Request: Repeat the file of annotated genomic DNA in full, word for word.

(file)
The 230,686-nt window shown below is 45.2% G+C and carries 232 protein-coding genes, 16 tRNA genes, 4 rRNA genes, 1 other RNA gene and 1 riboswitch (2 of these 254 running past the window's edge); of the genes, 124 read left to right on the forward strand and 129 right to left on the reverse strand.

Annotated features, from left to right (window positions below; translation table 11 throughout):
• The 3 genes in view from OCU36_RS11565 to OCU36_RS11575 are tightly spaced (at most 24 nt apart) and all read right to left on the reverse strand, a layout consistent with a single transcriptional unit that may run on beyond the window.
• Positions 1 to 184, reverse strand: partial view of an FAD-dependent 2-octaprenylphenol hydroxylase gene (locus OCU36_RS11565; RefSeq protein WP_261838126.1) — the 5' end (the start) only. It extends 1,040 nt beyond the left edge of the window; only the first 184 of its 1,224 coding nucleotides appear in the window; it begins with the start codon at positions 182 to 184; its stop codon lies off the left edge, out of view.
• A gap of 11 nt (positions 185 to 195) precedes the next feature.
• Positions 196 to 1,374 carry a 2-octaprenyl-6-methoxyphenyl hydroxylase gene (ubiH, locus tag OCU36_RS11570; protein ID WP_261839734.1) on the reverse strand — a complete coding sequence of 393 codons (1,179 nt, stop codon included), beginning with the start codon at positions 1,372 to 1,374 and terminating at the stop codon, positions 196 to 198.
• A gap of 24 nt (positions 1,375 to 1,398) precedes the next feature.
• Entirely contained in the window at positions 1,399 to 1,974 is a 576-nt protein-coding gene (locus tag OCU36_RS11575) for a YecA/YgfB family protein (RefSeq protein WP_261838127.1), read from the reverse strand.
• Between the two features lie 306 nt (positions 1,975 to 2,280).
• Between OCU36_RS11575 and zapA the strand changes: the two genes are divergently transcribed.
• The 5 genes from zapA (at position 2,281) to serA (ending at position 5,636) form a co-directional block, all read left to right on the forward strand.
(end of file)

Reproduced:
The 230,686-nt window shown below is 45.2% G+C and carries 232 protein-coding genes, 16 tRNA genes, 4 rRNA genes, 1 other RNA gene and 1 riboswitch (2 of these 254 running past the window's edge); of the genes, 124 read left to right on the forward strand and 129 right to left on the reverse strand.

Annotated features, from left to right (window positions below; translation table 11 throughout):
• The 3 genes in view from OCU36_RS11565 to OCU36_RS11575 are tightly spaced (at most 24 nt apart) and all read right to left on the reverse strand, a layout consistent with a single transcriptional unit that may run on beyond the window.
• Positions 1 to 184, reverse strand: partial view of an FAD-dependent 2-octaprenylphenol hydroxylase gene (locus OCU36_RS11565; RefSeq protein WP_261838126.1) — the 5' end (the start) only. It extends 1,040 nt beyond the left edge of the window; only the first 184 of its 1,224 coding nucleotides appear in the window; it begins with the start codon at positions 182 to 184; its stop codon lies off the left edge, out of view.
• A gap of 11 nt (positions 185 to 195) precedes the next feature.
• Positions 196 to 1,374 carry a 2-octaprenyl-6-methoxyphenyl hydroxylase gene (ubiH, locus tag OCU36_RS11570; protein ID WP_261839734.1) on the reverse strand — a complete coding sequence of 393 codons (1,179 nt, stop codon included), beginning with the start codon at positions 1,372 to 1,374 and terminating at the stop codon, positions 196 to 198.
• A gap of 24 nt (positions 1,375 to 1,398) precedes the next feature.
• Entirely contained in the window at positions 1,399 to 1,974 is a 576-nt protein-coding gene (locus tag OCU36_RS11575) for a YecA/YgfB family protein (RefSeq protein WP_261838127.1), read from the reverse strand.
• Between the two features lie 306 nt (positions 1,975 to 2,280).
• Between OCU36_RS11575 and zapA the strand changes: the two genes are divergently transcribed.
• The 5 genes from zapA (at position 2,281) to serA (ending at position 5,636) form a co-directional block, all read left to right on the forward strand.